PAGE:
Almost a week later—and at least a world away—it looks as if things are turning slightly sunnier for Team Obama. The President’s brief hiatus in India seems to be treating him kindly, even if the midterms didn’t. This is, as has been incessantly mentioned, the most time Obama has spent in a foreign country since assuming his place on Pennsylvania Avenue. And his stock, at least in the sub-continent, appears to be on the rise:
“The luster may have worn off for President Barack Obama at home, but the president found an adoring audience abroad.
Obama danced to a Marathi folk song with schoolchildren at a Diwali celebration, shook the small hands of underprivileged kids and took questions from college students. He also announced policy initiatives that deepened economic ties between the two countries and threw his support behind India’s bid to become a permanent member of the U.N. Security Council, an important goal of Indian Prime Minister Manmohan Singh.
But when Obama rolled up his sleeves and let loose a bit, he ultimately won over the world’s largest democracy.
‘Like so many before, we learned that you don’t simply visit India, you experience India,’ Obama said at a state dinner at the Presidential Palace in New Delhi on Monday night.”
That the President is making positive political headway in the planet’s largest democracy is clear. At the same time, however, it looks as if Obama’s hand might be stretched in dealing with the world’s most substantial economies:
“Like Republicans at home, German Chancellor Angela Merkel’s government is asking whether U.S. policies on spending and economic stimulus have robbed the president of the authority to lead – in this case, in the effort to recharge the world economy.
At issue is a U.S.-led proposal to prohibit currency manipulation of the kind that U.S. officials say China uses to give its exports an unfair advantage over U.S. made products.
Doesn’t it ‘look hypocritical,’ Obama was asked at the news conference, to make that demand after the United States last week announced a $600 billion plan to boost U.S. economic growth that will have the effect of driving down the value of the dollar?”
Obviously, the “United States” doesn’t “announce” anything. The plan in question is a FED initiative, and, thus, technically falls outside the purview of not only presidential power, but the bounds of the nation’s political apparatus writ large. The question, then, becomes one of whether or not these demarcations get lost in the shuffle of international relations? The answer, at least in this case, looks to be a simple “yes.”
In the wake of the Great Recession, the Treasury Secretary and Chairman of the FED work together closely. This much ought to be evident to any interested onlooker, and, needless to say, makes distinctions between America’s political powers and its economic authorities muddled and generally less applicable. As a result, “America” is being lumped into a single monolith—as, perhaps, it should be—and attracting criticism accordingly:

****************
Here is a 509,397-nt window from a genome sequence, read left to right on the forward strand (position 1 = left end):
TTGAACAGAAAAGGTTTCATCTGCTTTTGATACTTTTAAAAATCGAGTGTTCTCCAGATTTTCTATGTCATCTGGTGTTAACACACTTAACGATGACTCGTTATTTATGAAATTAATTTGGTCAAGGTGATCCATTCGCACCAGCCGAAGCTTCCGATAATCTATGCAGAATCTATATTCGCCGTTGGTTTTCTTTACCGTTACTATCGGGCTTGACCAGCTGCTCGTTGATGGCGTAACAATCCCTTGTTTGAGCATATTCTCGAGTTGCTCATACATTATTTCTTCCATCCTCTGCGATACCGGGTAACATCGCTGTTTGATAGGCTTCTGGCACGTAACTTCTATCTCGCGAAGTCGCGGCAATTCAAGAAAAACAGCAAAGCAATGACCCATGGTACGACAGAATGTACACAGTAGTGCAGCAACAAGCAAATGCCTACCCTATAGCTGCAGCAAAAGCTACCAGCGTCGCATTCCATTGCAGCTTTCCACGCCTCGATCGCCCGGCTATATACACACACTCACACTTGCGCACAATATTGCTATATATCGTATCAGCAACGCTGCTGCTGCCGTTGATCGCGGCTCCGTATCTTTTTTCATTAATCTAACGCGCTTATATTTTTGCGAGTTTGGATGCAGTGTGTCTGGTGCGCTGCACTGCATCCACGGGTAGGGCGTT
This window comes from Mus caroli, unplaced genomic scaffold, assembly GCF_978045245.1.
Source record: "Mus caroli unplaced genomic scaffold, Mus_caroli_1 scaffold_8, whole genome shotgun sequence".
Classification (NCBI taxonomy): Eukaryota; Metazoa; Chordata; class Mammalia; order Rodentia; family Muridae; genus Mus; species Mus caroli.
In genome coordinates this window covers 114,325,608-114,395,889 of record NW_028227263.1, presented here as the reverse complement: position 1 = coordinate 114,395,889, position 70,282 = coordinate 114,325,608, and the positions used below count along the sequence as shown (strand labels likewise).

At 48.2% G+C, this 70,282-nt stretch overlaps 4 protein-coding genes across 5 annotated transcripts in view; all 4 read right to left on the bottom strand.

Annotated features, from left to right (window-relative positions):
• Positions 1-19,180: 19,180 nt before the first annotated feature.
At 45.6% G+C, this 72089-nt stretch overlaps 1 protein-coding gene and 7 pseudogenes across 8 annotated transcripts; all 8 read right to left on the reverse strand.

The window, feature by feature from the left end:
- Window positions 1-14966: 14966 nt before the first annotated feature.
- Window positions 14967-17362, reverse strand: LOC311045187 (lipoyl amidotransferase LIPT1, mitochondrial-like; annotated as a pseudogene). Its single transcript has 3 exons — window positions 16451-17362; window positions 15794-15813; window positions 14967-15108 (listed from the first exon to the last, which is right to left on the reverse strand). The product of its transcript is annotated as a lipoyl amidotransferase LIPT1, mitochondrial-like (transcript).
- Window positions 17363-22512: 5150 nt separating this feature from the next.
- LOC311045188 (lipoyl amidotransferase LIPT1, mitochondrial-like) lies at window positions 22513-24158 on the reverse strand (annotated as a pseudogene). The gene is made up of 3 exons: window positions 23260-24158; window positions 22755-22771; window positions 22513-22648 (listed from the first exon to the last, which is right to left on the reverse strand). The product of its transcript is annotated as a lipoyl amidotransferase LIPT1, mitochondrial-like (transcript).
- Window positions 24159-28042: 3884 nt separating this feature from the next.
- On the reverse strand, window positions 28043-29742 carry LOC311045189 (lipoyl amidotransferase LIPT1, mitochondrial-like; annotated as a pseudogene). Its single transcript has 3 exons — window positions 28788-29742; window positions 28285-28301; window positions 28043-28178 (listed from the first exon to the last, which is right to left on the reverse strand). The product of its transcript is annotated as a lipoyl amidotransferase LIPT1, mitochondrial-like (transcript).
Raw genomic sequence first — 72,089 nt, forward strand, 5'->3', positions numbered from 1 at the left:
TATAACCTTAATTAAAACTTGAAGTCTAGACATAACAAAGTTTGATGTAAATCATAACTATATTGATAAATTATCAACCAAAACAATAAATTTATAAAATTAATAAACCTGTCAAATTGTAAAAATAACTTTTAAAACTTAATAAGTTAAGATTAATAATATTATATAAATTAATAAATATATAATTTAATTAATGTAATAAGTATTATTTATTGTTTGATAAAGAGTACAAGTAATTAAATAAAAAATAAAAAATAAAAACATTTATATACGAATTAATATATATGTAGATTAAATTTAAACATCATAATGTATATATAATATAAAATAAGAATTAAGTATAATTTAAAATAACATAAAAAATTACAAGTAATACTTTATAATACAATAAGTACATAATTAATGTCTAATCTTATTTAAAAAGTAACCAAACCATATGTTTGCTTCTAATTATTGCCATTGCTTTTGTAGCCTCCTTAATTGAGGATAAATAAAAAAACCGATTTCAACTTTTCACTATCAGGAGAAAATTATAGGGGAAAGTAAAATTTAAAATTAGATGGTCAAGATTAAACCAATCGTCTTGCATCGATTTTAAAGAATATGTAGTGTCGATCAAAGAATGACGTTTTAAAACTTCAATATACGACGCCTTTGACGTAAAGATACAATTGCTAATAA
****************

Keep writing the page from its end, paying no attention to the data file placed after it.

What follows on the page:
“‘The American growth model … is stuck in a deep crisis,’ said German Finance Minister Wolfgang Schauble in a magazine interview over the weekend. ‘It doesn’t add up when Americans accuse the Chinese of currency manipulation then, with the help of their central bank’s printing presses, artificially lower the value of the dollar.’”
Whether or not things actually “add up,” though, is wholly context dependant.
For overtly political reasons, Obama has no choice other than to take on America’s economic predicament. This, however, is a task of the trickiest type. The nation is presently met with a dueling set of deficits—one dealing with the budget and the other concerning unemployment. To make in-roads on the latter, it seems that spending might be in order. Increased spending, though, is an imperfect solution for the simple reason that it necessitates higher levels of government debt. So while ‘stimulus-ing’ might save and create jobs, it simultaneously works contrary to any efforts towards budgetary salvation. At the same time, were Obama to be strictly interested in working on debt reduction, his hand would be forced with regards to any federal expenditures for reasons of attempted job growth. Clearly, the POTUS has a bit of a bind on his hands.
The only real political solution, as it turns out, is to operate outside of the proverbial box—and that’s precisely what’s being done. Pressuring China to tweak its currency valuation could, it seems, have positive practical ramifications for the United States’ economy. Similarly, it holds potentially positive political ramifications for the Obama administration. By focusing on international monetary issues, the President has the capacity to look tough on macro-level fiscal troubles, without having to compromise—or appear hypocritical vis-à-vis—ambitions of micro-level job creation.
The problem, of course, is that before long hiding one’s expanding waistline becomes difficult when the cake is not only there to be had, but to be eaten too. And, as of the past few days, it appears as if the administration’s political belt is fitting a bit more snuggly than it might appreciate.